That Satisfying Crunch

As I was walking to class earlier today, I couldn't help but step a little out of my way to hear that satisfying crunch as I stepped on a fallen leaf. It made me think. What is it about crunchiness that we love? Why is that crunch so satisfying?
Well I did some searching online, and although I couldn't find any scientific reasoning as to why some people like crunchy leaves (besides sheer joy and amusement), I did find explanations as to why people like crunchy foods. 

Have you ever noticed how at a fast-food restaurant, they pay special attention to advertising how "crispy" their fries are? What about a fried-chicken place? It's not considered good unless it is crispy. Let's face it: no one wants soggy fried chicken. And imagine eating an apple that is not crisp and juicy, but instead soft on the inside? Doesn't sound very appealing, does it? I mean, without the crunchiness, potato chips would just be floppy cuts of potato. Not appetizing at all. Advertisements such as this Pringles commercial often use crunchiness as an advertising technique because they know that's what people look for.
Although there have not been any studies regarding this topic, there are various explanations as to why we like crunchy foods. Is it because of our ancestors? Is it caused by associations with being cooked? Or is it just simply because it just sounds good? I found several articles on the topic, and  they all had different explanations as to why humans like crunchy foods. A few of them pointed back to a book written on the subject by a research scientist at the University of Southern California named John S. Allen. He's the author of a book called The Omnivorous Mind: Our Evolving Relationship With Food. This article explains his notion that it is because of our primate history that we find crunchy foods so delectable. A quick survey of the diets of primates shows that many of them eat bugs pretty enthusiastically. In fact, primates living 50 million years ago may have been predominantly insect eaters, and many human cultures still consume insects today (yes, not everyone conforms to the Western style choice of food that we consider normal). And as you can imagine, biting into a grasshopper or beetle would offer quite the crunch. In fact in India, many street vendors sell grasshoppers (fried of course, for that extra crispy crunch). Could it be that we like crispy foods because our ancestors ate crispy insects? According to John S. Allen, it is possible. This would suggest that our appeal toward crispy food is ancient and cognitively deep-seated.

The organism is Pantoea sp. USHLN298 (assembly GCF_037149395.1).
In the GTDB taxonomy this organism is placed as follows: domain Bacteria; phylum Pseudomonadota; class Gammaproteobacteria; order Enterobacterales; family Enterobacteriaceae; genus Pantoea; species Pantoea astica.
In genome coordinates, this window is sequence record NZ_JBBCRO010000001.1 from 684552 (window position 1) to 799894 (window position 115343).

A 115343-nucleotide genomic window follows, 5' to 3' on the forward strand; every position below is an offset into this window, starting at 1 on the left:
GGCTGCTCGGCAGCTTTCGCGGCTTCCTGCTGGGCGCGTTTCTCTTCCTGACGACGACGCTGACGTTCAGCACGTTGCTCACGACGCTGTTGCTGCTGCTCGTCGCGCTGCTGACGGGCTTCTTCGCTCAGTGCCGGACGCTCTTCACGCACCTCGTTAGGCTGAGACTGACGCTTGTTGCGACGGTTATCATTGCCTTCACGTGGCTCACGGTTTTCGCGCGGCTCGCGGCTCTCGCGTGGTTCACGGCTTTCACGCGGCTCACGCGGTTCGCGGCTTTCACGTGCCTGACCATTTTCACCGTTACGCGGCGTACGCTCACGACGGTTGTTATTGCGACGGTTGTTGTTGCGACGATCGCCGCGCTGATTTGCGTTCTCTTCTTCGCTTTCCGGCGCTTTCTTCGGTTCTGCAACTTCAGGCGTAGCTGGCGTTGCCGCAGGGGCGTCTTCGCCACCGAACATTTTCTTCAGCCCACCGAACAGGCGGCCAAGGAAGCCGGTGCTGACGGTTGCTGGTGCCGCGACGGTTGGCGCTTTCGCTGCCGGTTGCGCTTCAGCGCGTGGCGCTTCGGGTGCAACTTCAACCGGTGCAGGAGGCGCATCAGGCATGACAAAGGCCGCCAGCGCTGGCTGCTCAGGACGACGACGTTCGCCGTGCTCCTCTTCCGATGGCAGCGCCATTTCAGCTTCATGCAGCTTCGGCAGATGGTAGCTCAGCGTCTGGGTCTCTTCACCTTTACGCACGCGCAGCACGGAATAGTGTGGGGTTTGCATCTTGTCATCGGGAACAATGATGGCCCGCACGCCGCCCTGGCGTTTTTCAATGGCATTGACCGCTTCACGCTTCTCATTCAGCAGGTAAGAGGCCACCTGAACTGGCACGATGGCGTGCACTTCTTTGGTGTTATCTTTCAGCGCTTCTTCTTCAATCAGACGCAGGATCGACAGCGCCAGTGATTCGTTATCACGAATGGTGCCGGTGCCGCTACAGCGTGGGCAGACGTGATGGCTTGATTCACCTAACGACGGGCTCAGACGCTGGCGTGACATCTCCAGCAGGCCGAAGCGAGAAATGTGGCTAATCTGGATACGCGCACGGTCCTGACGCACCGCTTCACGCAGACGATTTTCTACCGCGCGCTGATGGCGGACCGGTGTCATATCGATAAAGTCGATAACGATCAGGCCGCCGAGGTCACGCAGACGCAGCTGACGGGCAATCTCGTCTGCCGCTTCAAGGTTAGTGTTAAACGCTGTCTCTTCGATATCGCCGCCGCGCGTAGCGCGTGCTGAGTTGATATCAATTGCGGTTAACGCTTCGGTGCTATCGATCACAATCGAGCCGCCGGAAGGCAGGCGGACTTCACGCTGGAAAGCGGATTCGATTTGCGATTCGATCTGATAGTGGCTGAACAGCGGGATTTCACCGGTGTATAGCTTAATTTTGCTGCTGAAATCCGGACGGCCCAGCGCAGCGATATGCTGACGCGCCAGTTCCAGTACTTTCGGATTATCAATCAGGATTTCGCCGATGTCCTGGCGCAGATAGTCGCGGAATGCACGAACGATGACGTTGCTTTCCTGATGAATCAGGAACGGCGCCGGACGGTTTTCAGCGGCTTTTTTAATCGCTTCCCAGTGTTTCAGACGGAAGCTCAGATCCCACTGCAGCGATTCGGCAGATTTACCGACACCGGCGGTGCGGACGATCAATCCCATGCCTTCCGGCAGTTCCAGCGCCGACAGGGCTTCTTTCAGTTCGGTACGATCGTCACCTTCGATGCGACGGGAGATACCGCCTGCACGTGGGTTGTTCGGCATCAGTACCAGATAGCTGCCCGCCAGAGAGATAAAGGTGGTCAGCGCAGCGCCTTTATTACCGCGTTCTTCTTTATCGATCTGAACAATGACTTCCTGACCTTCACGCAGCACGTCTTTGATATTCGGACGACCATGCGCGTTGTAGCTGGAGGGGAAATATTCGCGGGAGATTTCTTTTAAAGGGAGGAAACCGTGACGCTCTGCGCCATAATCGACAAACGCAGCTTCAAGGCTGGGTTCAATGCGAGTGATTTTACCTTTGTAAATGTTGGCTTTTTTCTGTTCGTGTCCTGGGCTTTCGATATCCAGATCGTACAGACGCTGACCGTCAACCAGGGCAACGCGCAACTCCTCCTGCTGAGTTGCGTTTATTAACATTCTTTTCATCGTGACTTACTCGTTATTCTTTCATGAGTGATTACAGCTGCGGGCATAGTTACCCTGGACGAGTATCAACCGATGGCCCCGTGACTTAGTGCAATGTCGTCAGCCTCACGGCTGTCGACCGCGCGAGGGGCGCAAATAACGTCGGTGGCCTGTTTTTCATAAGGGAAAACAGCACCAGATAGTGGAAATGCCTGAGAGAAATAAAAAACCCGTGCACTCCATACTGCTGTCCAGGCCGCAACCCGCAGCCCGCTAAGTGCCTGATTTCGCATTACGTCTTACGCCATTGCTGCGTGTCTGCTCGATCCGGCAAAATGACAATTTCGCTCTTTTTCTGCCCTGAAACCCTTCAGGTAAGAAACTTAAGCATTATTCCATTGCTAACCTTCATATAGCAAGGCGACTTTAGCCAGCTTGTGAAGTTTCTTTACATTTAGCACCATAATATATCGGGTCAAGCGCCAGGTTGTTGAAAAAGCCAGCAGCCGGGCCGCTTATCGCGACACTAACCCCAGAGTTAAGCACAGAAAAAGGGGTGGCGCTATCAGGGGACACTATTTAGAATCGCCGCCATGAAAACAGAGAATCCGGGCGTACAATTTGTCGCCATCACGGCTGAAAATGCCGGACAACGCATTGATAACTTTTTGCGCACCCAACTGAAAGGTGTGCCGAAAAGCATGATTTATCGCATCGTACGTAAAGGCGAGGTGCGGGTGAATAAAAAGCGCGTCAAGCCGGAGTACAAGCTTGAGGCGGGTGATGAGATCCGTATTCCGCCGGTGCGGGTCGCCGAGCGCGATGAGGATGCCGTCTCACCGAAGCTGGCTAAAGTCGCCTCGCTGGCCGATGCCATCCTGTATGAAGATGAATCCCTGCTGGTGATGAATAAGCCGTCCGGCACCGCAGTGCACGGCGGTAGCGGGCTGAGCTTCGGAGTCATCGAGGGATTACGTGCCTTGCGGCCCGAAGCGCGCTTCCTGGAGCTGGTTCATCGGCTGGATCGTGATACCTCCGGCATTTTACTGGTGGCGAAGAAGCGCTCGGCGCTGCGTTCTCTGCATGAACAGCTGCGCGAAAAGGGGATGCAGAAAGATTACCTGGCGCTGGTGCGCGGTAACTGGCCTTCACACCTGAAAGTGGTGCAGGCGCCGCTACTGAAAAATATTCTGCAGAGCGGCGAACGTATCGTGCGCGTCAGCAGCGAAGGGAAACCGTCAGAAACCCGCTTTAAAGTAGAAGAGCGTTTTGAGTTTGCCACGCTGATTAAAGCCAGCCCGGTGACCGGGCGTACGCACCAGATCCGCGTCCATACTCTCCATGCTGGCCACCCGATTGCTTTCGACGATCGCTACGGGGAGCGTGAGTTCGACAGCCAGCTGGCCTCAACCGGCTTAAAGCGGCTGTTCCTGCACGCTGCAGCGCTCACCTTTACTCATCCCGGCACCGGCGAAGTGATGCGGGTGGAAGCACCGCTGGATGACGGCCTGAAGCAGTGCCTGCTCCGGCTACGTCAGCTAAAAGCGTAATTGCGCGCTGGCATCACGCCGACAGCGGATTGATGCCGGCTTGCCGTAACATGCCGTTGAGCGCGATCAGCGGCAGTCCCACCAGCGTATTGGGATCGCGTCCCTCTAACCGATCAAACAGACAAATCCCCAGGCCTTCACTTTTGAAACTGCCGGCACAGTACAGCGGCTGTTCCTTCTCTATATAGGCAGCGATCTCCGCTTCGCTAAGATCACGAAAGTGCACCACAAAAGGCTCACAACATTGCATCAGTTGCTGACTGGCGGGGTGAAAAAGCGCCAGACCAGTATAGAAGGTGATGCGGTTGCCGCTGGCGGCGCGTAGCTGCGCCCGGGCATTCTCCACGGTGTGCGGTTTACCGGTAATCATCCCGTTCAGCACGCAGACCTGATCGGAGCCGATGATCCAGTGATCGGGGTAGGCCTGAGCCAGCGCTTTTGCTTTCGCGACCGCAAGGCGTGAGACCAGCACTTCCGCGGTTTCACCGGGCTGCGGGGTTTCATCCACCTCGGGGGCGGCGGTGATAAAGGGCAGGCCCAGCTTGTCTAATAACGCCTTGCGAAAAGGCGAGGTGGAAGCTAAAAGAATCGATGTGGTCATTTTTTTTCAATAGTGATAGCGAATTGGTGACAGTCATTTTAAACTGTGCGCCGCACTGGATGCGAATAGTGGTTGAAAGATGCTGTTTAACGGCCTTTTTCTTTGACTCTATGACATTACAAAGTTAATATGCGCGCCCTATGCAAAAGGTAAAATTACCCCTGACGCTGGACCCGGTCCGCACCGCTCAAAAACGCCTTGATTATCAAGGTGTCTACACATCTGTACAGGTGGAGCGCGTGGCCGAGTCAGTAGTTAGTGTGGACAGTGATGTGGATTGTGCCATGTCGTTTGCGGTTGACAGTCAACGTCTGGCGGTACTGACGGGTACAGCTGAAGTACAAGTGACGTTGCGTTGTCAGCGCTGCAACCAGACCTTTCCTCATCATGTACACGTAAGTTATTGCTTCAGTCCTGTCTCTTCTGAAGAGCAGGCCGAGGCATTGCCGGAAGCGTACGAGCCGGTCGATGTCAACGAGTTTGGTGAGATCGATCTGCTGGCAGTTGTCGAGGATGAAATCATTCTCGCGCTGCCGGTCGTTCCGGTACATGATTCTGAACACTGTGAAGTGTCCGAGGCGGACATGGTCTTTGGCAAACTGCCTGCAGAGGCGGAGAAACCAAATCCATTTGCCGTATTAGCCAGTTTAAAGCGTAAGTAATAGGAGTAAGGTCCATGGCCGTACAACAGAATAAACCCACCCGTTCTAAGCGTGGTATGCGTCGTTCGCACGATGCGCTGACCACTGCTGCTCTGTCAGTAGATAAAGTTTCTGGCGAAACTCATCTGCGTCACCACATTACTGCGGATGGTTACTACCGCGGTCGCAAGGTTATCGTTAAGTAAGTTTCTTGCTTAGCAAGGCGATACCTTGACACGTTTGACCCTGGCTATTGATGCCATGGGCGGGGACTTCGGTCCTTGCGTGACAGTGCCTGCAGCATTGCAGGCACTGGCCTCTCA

Then there's the other possibilities. This article lists the rest of them. Perhaps our crunchy food craze comes from cooking. When cooking rolled around in our history, dietary conditions changed drastically. Cooking caused the nutrients in meat and certain plant foods, such as tubers, more available to us and more palatable as well (shout out to the Maillard reaction!!). Thus, our ancestors who liked crispy foods may have done better in the reproductive sweepstakes, since cooking allowed better access to a whole range of high-quality foods in multiple different environments. And so, because of natural selection, we may have an attraction toward crispier foods.

Another explanation that the article gives is that we simply like the sound that crunchy food makes. I could be very possible that because crunchiness incorporates hearing into the sensory mix of eating, we are less likely to become bored of the food we are eating. The stronger and more varied sensory mix crunchiness provides staves off boredom and habituation. When you go to a gourmet restaurant, they provide you with different courses that contain different textures and tastes. Why? So you don't get bored. According to the article, crispy foods may prevent that boredom. 

These are all of course simply speculations that have yet to be scientifically tested. They all seem like pretty plausible theories, and I'm sure there are more out there. For example, could it be that we like crispy foods because it feels good to be bad? Crispy foods nowadays are associated with unhealthy foods (deep-fried, yet delicious). Could it be that we like the little feeling of rebellion as we bite into a potato chip or a golden-brown french fry? Who knows? Could it be that one of these theories is only correct, or could it be a combination of all of them, plus more? If you guys find any further scientific research on this, let me know! Until then, I'll just have fun stepping on crunchy leaves on my way to class. 


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